Aspergillus is a genus that contains hundreds of mold species. It is a type of fungus that can be found both indoors and outdoors. Aspergillus triggers a disease that is known as Aspergillosis. This disease typically develops in individuals who have lung disease or weakened immune systems.
Influzena, also known as the flu, is a virus that is highly contagious among all individuals. It causes symptoms such as tiredness, headache, fever and chills, persistent cough, sore throat, and aches throughout the body. However, for individuals with CF, the flu can lead to developing severe lung infection.
How can germs be avoided?
As we are all well aware, we cannot always completely avoid germs. However, as an individual with CF, you can lower your risk of catching or spreading germs to other individuals. Consider the following:
Wash your hands frequently using soap and water. Do so:
- after sneezing;
- after coughing;
- after blowing your nose;
- after going to the bathroom;
- after chest physiotherapy;
- after touching shared items and surfaces;
- after touching or cuddling with pets;
- after cleaning up after pets;
- before eating;
- before drinking liquids;
- before taking any medication;
- before and after visiting your doctor;
- before and after visiting a health care facility;
- before and after cleaning;
- before and after breathing treatments
- Cover your mouth when you cough.
- Use a tissue whenever you sneeze or cough, throw it away and then wash your hands afterwards.
- Keep up to date with your vaccinations. Getting influenza vaccine once a year is especially important if you have CF.
- Encourage your family and friends to get vaccinated so that you are all likely to reduce the spreading of germs around your frequent environments.
- Consider letting your school or place of work know about CF and the dangers of germ spreading. While it is your right to disclose any information about your personal health, you should consider this is an option to keep everyone around you staying healthy and aware.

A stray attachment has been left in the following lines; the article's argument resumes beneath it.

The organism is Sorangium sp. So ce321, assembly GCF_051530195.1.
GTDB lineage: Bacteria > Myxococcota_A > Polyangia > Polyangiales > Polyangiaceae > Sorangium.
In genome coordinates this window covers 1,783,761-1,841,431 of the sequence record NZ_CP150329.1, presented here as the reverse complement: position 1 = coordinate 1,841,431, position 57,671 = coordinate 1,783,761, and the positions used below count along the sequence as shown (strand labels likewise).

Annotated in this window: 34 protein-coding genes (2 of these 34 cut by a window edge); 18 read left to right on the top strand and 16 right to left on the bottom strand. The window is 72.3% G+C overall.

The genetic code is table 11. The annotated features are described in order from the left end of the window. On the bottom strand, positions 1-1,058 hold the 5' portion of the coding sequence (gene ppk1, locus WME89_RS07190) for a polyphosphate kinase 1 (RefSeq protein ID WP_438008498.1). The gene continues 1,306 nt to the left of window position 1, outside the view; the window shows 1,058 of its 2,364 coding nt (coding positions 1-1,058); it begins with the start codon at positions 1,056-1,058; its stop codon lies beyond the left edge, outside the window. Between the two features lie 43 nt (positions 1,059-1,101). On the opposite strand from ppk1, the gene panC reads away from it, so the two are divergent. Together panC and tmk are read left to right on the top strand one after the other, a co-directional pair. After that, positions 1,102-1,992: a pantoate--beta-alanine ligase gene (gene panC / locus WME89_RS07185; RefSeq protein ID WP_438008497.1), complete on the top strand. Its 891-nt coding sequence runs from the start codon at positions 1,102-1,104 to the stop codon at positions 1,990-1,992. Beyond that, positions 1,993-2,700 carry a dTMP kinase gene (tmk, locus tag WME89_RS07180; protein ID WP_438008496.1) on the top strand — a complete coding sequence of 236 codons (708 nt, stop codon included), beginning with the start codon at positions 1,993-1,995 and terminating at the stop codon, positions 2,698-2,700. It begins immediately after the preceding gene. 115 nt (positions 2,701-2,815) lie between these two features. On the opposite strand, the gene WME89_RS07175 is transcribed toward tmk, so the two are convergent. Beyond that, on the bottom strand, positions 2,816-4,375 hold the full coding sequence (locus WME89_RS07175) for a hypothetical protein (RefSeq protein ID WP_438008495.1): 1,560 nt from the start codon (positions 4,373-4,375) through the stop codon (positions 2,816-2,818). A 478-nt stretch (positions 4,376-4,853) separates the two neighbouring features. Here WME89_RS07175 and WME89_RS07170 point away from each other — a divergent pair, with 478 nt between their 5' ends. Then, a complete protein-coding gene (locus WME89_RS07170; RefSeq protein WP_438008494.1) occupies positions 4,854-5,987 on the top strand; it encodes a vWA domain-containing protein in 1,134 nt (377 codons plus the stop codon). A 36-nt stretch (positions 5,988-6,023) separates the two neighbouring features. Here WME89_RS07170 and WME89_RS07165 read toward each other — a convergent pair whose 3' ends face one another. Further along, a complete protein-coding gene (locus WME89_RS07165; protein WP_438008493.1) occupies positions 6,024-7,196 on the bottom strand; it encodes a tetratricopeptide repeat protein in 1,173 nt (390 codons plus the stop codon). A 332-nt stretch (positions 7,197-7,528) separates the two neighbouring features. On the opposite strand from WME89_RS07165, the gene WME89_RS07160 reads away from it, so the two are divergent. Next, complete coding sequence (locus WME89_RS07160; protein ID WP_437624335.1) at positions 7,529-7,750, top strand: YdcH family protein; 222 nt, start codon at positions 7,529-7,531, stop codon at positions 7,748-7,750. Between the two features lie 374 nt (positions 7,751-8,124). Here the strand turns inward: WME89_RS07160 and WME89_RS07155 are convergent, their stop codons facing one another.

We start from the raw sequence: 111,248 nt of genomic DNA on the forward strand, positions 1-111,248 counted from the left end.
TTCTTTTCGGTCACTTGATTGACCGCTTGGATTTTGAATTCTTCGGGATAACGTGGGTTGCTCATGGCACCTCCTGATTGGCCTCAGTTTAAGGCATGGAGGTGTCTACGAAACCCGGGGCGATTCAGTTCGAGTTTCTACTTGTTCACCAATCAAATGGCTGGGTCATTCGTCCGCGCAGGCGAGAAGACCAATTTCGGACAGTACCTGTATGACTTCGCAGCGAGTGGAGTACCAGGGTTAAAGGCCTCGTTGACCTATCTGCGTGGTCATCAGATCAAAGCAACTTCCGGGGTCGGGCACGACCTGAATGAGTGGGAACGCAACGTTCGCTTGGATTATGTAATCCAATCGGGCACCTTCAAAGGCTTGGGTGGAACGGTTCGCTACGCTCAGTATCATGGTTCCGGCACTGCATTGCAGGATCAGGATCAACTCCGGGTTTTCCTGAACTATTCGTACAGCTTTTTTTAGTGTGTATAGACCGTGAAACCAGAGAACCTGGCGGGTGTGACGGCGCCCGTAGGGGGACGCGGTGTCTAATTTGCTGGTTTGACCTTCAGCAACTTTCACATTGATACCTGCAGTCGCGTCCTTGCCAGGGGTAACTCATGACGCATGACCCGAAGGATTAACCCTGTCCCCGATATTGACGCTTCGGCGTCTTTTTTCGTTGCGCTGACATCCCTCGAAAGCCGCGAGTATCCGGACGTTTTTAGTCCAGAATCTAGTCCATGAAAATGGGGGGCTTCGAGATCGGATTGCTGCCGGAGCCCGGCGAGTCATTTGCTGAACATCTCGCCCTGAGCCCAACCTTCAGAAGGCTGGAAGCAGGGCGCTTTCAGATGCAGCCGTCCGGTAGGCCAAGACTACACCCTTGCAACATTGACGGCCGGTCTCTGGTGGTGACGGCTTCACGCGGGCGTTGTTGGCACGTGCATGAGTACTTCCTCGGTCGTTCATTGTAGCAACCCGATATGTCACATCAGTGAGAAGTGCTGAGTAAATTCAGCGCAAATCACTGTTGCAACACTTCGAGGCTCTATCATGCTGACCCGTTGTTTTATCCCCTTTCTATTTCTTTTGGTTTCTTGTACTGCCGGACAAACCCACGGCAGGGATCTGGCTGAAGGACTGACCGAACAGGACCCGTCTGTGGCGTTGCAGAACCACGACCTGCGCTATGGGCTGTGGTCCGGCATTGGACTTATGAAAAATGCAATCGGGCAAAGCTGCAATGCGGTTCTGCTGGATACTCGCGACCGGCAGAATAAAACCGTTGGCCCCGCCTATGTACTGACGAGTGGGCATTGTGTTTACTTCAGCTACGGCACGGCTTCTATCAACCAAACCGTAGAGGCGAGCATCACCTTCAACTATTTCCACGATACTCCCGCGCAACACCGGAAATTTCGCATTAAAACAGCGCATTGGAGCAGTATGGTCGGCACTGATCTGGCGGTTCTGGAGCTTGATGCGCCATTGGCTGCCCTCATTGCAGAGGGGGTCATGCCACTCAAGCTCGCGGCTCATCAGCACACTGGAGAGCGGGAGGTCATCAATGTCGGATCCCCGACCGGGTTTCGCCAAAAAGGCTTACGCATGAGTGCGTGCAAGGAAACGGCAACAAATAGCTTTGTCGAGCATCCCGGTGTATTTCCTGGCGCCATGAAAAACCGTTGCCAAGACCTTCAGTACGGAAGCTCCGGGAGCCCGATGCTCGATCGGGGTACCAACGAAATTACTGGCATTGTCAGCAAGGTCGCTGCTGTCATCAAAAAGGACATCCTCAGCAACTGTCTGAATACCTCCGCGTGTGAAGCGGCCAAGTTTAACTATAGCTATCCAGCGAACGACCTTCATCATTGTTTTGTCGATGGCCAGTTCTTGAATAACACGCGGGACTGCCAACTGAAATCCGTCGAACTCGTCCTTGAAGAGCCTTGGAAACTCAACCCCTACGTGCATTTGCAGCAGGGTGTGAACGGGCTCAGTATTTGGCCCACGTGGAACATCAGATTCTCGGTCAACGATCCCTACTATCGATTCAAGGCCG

- Avoid certain activities - such as mowing the lawn or renovating - that involve frequent contact with dirt or dust.
- Do not share your personal items - such as your toothbrush, towels, glasses, respiratory equipment, and more - with others.
- Clean, disinfect, rinse and air dry your nebulizer.
- Wear a mask when you enter a hospital or another health care facility.
- Include other practices in your daily routine - such as exercising, eating healthy foods, drinking plenty of fluids, and managing your stress levels.
As some point in our lives, we all get sick. When this happens, we do our best to take care of ourselves by resting, staying hydrated, treating our symptoms, and most important: practicing good hygiene. If you have CF, then you have an increased risk of contracting germs. These germs can spread to the extent of 6 feet through droplets released in the air, just from a simple cough or sneeze. They can worsen your symptoms and cause severe lung damage. It is in your best interest to keep away from other individuals who are sick or who also have CF. Moreover, it is recommended that you avoid direct physical contact with other individuals with CF – such as shaking hands, hugging, kissing, sharing items, taking the same fitness class or being close together in tightly confined spaces.
Speak with your doctor and CF care team so that they can help answer any questions or concerns you may have about how germs can affect your health and what more you can do to avoid their spreading. While you may not be able to stop the germs, you can do your best to contain them. After all, preventing is better than treating.